Can Hamilton Reinvent Baseball?
In a time where offense is supposedly dying, is Billy Hamilton’s speed the key to changing the game?
Written by Jake Elman
Offense is dying, they say. The game of baseball is becoming even more boring with the lack of monstorous home runs, they say. Well, if you’re someone who thinks baseball is becoming ‘even more boring’ in a time where offense is dropping, I recommend you turn your attention to Cincinnati.
Before we became a society that loved upper deck home runs and shots that would go further than the eye could see, baseball loved small ball and when I say that, I don’t mean shifts and sabermetrics. Home runs were cool and all — sexy, if you will — but there were few things better than pure strategy, where your leadoff hitter would get on base, steal second, steal third, and advance home on a base hit by the next batter. The art of strategy has definitely been revived over the past few years with the addition of shifts, sabermetrics, and LOOGYs, but stolen bases seemed to be a dying art.
Sure, there were players like Jacoby Ellsbury, Jose Reyes, and Juan Pierre that would consistently come close to swiping 70 bases a year, but we were in the age of power. Instead of your leadoff hitter being a guy that would get on, steal second and third, and find his way home, there were teams that instead chose to put a hitter in the leadoff spot who would get on base and set the table for the rest of the order. Yankees manager Joe Girardi, for example, had outfielder Nick Swisher hit leadoff during parts of the 2011 season due to an injury to shortsop Derek Jeter instead of, say, Brett Gardner or Curtis Granderson (two much faster players than Swisher) because Swisher had a .374 OBP in 2011.
In the six games leading off, Swisher hit .316, but I still find it interesting that so many teams went with pure OBP over speed at the leadoff position. That definitely played a role in the decrease of stolen bases, and remember, it was only three years ago that Padres shortstop Evereth Cabrera stole a measley 44 bases to lead the National League. What happened to all of the stealing?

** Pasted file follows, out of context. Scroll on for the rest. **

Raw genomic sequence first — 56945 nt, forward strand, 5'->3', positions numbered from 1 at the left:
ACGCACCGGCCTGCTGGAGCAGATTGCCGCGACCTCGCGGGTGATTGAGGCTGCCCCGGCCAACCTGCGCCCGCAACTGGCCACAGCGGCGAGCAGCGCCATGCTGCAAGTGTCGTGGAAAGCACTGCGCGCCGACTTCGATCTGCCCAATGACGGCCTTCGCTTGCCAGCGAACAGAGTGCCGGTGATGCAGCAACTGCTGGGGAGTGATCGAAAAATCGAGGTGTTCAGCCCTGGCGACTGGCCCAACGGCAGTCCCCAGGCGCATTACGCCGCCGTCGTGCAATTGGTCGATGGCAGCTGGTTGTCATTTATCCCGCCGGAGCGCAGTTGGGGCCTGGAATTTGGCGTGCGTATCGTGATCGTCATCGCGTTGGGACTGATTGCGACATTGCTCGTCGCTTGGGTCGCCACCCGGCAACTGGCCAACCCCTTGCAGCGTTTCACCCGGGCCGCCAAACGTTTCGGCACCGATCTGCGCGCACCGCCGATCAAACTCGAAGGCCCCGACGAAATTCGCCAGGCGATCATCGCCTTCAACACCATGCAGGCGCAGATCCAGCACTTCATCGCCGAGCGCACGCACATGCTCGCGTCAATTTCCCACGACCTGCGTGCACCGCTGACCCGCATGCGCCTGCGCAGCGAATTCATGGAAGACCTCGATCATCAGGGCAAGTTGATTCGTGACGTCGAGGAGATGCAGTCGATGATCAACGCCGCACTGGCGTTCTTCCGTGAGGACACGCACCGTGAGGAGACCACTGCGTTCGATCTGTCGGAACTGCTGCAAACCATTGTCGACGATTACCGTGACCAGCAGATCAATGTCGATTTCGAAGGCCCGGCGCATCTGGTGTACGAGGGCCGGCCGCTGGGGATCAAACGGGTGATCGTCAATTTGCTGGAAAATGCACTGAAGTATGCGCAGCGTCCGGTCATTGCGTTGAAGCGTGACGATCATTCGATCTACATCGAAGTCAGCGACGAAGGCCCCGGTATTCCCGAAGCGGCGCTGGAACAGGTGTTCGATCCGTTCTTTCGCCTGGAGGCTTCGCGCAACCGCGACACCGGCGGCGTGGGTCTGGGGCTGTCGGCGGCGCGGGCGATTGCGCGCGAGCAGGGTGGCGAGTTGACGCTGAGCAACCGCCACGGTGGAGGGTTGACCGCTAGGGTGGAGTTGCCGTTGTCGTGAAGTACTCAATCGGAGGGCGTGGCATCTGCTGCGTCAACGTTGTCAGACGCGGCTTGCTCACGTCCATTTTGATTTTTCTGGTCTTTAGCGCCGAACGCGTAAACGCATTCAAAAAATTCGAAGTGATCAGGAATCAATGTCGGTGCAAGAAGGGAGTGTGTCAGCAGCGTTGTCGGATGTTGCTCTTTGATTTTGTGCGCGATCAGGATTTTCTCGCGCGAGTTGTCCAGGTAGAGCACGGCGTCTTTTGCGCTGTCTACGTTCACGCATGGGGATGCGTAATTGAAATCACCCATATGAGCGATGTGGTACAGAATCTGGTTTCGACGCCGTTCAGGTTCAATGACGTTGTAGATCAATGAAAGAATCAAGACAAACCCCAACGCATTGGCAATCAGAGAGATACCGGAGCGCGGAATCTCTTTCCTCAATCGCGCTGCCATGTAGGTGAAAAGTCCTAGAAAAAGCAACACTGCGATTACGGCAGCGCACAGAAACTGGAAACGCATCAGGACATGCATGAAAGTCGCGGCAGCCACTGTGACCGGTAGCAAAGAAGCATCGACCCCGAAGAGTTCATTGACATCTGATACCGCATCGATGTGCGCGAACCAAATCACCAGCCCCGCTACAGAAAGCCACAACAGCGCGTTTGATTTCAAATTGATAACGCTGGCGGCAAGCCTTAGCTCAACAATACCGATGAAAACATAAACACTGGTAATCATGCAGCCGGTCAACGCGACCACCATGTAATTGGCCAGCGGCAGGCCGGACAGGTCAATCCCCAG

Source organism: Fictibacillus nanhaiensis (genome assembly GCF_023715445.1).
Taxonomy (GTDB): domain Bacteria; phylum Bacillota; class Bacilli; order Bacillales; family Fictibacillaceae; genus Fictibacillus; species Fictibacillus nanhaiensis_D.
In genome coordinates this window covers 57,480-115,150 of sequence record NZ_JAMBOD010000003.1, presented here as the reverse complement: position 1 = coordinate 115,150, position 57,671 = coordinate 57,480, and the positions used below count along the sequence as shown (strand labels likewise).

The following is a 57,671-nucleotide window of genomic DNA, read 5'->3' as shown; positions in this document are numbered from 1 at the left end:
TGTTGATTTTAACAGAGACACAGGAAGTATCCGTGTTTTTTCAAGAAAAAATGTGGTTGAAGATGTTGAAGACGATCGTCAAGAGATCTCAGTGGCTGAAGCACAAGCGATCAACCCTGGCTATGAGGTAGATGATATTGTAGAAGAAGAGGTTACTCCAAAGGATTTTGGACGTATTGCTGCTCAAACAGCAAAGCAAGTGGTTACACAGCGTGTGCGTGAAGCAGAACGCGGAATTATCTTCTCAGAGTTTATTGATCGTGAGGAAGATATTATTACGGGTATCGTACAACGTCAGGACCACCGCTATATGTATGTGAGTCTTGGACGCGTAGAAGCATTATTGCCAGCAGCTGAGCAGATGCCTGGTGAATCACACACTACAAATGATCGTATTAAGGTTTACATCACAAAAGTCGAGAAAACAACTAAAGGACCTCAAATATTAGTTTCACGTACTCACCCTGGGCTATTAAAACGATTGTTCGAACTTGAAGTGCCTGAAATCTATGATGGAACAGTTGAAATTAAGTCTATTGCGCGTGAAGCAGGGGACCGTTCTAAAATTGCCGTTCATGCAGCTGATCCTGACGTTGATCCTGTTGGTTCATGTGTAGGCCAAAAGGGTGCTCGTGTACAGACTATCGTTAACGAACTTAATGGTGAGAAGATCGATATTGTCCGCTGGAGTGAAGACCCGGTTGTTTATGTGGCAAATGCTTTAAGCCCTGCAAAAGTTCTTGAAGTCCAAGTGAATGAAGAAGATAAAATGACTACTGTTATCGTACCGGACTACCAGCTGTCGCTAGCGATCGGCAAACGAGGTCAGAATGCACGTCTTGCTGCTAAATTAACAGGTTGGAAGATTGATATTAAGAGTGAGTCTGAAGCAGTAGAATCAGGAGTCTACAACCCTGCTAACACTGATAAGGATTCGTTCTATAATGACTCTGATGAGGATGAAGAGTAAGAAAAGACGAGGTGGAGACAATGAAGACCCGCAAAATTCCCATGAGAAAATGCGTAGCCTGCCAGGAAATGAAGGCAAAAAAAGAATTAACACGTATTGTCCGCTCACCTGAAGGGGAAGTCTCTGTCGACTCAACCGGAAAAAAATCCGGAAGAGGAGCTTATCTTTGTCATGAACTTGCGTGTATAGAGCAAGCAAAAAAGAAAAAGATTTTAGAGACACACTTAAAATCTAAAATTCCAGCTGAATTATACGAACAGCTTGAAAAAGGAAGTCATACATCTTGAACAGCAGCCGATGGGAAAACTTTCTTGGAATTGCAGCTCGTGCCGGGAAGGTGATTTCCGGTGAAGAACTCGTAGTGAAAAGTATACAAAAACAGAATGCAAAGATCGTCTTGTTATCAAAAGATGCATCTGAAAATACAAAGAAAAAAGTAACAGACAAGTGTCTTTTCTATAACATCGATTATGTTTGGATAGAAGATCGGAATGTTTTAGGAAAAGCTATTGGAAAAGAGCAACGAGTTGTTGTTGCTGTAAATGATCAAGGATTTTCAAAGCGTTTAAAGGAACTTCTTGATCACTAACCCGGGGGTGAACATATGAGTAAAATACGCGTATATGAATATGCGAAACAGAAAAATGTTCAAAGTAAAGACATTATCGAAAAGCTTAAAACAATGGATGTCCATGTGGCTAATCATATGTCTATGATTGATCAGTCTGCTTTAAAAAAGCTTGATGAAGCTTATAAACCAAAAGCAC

Anyways, it looks the art of stolen bases is back, thanks to Cincinnati Reds outfielder Billy Hamilton. After stealing 56 bases last year, but also being caught 23 times, Hamilton has stolen 7 bases in 7 attempts in his first five games this year. Though Hamilton’s hitting remains low, as he’s currently hitting .222/.364/.222 to start the season, the 2014 NL Rookie of the Year runner-up has improved his patience (four walks to four strikeouts after a 34-117 ratio last year) and is looking like the type of feared leadoff hitter we all expected him to be for Bryan Price’s Reds.
For what it’s worth, when I say feared leadoff hitter, just watch what he did in the opening series against Pittsburgh on a pitch-out.
I’m sorry, Josh Harrison. That is the baseball equivalent of having your ankles broken.
Hamilton is the first player since Vince Coleman in 1987 to steal six bases in his first three games, and Coleman finished with 109 stolen bases. Now, that number has jumped up to seven in five games, When Rickey Henderson stole 130 bases for the 1982 ‘Billy Ball’ Oakland Athletics, he had five through seven games, so Hamilton is on pace to beat the stolen base king. What’s caused this change in Hamilton’s game?
“It’s something me and Hatch [coach Billy Hatcher] have been working together with since I’ve been here. It’s different from last year,” Hamilton told MLB.com’s Mark Sheldon earlier this week. “We have Joey [Votto], who is hot right now. I feel like now, I don’t have to steal right away. I don’t have to steal on the first pitch or second pitch. I can wait around a little bit and go whenever the right time is so I feel confident over there.”
With offense in the drought that it is, maybe Hamilton’s stolen base prowess is going to help revive the stolen base game to a level we haven’t seen in years. The same way that we’re seeing heavier cleanup hitter bunt when they have the entire left side of the infield open, there’s a chance we’ll see more players take more chances on the basepaths.
With all of the brilliantly fast players there are in Major League Baseball right now, I wouldn’t be surprised at all to see more and more players follow in Hamilton’s footsteps and record anywhere from 35 to 55 stolen bases a season. It may sound like a high number range, but players are going to have to compensate for the offensive power outage we’re in right now.
Now, is Hamilton going to break Henderson’s record? I don’t necessarily think so, but I do think Hamilton is going to be baseball’s first player to steal 80 bases in a single season since…both Vince Coleman and Rickey Henderson back in 1988.
Do you think that Hamilton’s success with stolen bases to start the season can ‘reinvent’ baseball and help fix the offensive drought? Make sure to chime in on the conversation by tweeting me at @JakeElman